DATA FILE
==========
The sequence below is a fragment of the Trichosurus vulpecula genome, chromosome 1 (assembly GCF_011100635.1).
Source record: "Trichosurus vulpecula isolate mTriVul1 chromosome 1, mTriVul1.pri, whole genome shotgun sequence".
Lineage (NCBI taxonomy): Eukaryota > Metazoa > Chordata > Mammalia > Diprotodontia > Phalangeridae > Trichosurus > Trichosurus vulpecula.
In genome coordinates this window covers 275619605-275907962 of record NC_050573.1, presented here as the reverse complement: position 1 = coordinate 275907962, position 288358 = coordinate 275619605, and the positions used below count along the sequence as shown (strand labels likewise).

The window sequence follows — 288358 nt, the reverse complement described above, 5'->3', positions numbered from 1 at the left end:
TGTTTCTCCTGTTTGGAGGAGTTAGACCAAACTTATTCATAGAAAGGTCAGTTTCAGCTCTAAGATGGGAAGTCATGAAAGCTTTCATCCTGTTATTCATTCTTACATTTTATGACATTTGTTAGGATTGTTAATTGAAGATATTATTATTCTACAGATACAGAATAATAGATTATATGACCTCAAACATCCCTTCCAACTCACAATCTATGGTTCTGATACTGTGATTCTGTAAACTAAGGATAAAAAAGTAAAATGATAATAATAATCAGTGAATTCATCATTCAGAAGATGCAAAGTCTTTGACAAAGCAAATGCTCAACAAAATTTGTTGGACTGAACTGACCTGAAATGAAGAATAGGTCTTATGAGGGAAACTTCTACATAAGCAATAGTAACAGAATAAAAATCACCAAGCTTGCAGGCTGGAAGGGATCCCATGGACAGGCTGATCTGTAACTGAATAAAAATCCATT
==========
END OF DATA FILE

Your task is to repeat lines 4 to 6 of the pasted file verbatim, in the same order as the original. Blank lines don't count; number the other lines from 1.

In genome coordinates this window covers 275619605-275907962 of record NC_050573.1, presented here as the reverse complement: position 1 = coordinate 275907962, position 288358 = coordinate 275619605, and the positions used below count along the sequence as shown (strand labels likewise).

The window sequence follows — 288358 nt, the reverse complement described above, 5'->3', positions numbered from 1 at the left end:
TGTTTCTCCTGTTTGGAGGAGTTAGACCAAACTTATTCATAGAAAGGTCAGTTTCAGCTCTAAGATGGGAAGTCATGAAAGCTTTCATCCTGTTATTCATTCTTACATTTTATGACATTTGTTAGGATTGTTAATTGAAGATATTATTATTCTACAGATACAGAATAATAGATTATATGACCTCAAACATCCCTTCCAACTCACAATCTATGGTTCTGATACTGTGATTCTGTAAACTAAGGATAAAAAAGTAAAATGATAATAATAATCAGTGAATTCATCATTCAGAAGATGCAAAGTCTTTGACAAAGCAAATGCTCAACAAAATTTGTTGGACTGAACTGACCTGAAATGAAGAATAGGTCTTATGAGGGAAACTTCTACATAAGCAATAGTAACAGAATAAAAATCACCAAGCTTGCAGGCTGGAAGGGATCCCATGGACAGGCTGATCTGTAACTGAATAAAAATCCATT